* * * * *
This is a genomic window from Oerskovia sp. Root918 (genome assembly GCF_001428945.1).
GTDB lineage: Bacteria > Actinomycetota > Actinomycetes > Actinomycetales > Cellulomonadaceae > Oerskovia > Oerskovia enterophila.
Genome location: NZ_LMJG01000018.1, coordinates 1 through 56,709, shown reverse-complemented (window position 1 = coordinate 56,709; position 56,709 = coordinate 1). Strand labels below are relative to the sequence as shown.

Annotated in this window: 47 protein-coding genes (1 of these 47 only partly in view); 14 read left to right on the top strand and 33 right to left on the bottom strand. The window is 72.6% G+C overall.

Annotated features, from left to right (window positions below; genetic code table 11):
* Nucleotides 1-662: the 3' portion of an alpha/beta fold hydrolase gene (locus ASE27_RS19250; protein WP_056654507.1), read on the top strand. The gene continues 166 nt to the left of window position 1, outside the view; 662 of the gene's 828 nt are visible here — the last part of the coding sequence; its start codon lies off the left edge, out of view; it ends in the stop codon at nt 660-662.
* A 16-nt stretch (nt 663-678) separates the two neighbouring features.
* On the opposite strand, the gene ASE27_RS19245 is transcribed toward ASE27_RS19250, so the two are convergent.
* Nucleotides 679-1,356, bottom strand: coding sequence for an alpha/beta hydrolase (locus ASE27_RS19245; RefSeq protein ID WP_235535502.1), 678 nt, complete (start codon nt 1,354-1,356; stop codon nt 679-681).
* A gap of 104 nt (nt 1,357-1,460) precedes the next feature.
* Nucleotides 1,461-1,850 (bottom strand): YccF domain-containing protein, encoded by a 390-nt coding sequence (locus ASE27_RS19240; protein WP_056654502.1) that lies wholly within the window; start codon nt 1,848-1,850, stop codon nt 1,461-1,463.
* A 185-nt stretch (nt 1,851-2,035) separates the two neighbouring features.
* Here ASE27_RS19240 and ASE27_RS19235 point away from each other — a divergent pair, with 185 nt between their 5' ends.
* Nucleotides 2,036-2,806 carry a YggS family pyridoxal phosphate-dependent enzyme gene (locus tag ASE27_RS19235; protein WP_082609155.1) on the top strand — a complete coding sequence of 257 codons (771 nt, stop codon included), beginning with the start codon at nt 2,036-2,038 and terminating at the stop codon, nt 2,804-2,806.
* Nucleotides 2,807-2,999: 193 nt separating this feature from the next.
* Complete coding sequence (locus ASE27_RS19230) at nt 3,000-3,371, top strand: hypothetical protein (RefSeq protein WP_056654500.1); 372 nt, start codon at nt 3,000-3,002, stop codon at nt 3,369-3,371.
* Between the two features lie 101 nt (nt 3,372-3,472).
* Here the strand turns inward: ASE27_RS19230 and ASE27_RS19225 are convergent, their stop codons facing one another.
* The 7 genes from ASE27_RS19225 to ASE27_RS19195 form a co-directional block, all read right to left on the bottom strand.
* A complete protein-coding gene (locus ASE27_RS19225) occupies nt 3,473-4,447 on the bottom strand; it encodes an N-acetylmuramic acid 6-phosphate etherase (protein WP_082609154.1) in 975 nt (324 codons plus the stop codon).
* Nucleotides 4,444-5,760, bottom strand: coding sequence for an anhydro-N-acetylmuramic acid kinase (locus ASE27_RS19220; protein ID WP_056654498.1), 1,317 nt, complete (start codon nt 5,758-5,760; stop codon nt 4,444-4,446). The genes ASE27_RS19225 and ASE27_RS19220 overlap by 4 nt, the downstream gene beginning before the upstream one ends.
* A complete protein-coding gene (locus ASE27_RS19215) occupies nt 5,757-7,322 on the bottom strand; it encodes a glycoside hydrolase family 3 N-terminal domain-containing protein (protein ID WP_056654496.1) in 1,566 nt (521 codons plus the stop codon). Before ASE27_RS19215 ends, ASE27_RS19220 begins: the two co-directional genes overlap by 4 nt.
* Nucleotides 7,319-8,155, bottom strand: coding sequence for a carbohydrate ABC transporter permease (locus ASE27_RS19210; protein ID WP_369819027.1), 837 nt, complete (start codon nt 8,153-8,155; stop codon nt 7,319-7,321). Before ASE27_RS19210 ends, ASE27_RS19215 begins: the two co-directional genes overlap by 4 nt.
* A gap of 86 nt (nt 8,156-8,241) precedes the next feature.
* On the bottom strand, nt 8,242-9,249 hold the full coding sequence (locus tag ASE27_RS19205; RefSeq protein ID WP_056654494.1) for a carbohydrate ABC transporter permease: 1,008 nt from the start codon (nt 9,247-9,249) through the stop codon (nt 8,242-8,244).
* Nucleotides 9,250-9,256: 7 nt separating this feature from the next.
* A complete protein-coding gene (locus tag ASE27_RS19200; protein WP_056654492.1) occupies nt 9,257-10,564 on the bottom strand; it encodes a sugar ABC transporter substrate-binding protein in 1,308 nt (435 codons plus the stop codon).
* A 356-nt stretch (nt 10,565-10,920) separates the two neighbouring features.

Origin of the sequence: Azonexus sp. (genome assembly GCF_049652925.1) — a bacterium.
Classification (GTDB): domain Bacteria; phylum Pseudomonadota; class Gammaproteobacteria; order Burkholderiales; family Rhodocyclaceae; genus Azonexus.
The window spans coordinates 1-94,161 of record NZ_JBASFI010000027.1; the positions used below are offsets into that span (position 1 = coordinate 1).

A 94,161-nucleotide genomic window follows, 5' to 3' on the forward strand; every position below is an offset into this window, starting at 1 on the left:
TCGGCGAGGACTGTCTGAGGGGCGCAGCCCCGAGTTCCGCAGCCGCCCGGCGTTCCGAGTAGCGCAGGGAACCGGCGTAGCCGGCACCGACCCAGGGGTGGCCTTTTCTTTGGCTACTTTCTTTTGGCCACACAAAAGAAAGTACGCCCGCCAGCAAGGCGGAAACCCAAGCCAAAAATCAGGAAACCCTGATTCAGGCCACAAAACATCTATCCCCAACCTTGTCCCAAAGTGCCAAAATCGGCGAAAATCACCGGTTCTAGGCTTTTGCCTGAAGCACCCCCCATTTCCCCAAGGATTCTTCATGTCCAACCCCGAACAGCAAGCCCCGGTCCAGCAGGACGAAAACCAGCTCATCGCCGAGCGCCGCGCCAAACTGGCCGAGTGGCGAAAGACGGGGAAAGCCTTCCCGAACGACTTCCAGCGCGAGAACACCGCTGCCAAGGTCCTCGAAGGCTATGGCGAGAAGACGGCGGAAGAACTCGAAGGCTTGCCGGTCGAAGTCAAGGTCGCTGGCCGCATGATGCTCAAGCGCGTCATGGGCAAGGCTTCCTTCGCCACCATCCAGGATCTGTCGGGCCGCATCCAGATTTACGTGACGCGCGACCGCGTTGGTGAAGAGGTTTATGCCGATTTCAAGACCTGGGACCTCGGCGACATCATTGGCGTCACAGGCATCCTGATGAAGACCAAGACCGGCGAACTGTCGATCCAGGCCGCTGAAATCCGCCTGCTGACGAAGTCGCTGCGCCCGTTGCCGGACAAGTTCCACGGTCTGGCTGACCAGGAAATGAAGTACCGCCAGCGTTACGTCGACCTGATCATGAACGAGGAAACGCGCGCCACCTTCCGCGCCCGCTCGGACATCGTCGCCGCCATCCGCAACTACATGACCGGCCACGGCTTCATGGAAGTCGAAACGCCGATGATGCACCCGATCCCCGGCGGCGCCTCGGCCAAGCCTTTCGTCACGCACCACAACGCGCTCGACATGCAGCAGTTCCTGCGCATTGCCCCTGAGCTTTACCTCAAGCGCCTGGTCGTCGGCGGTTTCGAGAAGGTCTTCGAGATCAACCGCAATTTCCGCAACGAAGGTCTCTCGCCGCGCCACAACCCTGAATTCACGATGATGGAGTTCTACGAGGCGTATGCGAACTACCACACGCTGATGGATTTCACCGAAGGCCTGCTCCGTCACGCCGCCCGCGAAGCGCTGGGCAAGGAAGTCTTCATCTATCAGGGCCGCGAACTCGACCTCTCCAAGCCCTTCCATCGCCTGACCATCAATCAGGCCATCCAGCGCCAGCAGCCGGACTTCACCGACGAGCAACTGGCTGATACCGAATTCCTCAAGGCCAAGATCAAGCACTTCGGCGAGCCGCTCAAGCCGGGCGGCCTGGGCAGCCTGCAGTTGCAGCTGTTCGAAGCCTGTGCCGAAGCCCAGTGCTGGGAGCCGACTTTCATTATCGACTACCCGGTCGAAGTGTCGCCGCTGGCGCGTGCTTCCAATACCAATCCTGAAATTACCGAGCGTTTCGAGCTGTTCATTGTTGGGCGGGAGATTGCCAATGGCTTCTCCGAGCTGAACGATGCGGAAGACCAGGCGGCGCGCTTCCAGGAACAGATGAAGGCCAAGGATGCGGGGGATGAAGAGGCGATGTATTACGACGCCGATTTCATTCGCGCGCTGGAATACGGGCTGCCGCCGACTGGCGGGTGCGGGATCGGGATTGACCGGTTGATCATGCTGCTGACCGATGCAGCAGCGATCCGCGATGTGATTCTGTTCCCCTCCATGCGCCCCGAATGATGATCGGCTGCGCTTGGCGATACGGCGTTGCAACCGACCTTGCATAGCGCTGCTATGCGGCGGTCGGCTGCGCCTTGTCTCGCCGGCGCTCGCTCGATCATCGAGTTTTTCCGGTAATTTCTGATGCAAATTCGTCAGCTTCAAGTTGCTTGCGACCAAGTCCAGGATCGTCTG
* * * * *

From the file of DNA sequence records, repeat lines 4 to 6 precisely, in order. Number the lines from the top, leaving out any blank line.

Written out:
Annotated in this window: 47 protein-coding genes (1 of these 47 only partly in view); 14 read left to right on the top strand and 33 right to left on the bottom strand. The window is 72.6% G+C overall.

Annotated features, from left to right (window positions below; genetic code table 11):
* Nucleotides 1-662: the 3' portion of an alpha/beta fold hydrolase gene (locus ASE27_RS19250; protein WP_056654507.1), read on the top strand. The gene continues 166 nt to the left of window position 1, outside the view; 662 of the gene's 828 nt are visible here — the last part of the coding sequence; its start codon lies off the left edge, out of view; it ends in the stop codon at nt 660-662.